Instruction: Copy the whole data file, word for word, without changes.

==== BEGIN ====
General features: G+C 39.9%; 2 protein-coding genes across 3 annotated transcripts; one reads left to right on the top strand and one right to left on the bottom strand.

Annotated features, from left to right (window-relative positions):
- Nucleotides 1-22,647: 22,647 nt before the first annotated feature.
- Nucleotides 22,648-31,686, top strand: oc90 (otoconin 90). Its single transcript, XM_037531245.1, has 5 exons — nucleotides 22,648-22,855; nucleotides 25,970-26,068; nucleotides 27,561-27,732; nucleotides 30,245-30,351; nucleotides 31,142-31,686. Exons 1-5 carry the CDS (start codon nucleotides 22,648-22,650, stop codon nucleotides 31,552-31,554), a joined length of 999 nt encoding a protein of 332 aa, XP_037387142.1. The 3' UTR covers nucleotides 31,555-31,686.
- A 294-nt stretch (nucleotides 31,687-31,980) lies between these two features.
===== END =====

General features: G+C 39.9%; 2 protein-coding genes across 3 annotated transcripts; one reads left to right on the top strand and one right to left on the bottom strand.

Annotated features, from left to right (window-relative positions):
- Nucleotides 1-22,647: 22,647 nt before the first annotated feature.
- Nucleotides 22,648-31,686, top strand: oc90 (otoconin 90). Its single transcript, XM_037531245.1, has 5 exons — nucleotides 22,648-22,855; nucleotides 25,970-26,068; nucleotides 27,561-27,732; nucleotides 30,245-30,351; nucleotides 31,142-31,686. Exons 1-5 carry the CDS (start codon nucleotides 22,648-22,650, stop codon nucleotides 31,552-31,554), a joined length of 999 nt encoding a protein of 332 aa, XP_037387142.1. The 3' UTR covers nucleotides 31,555-31,686.
- A 294-nt stretch (nucleotides 31,687-31,980) lies between these two features.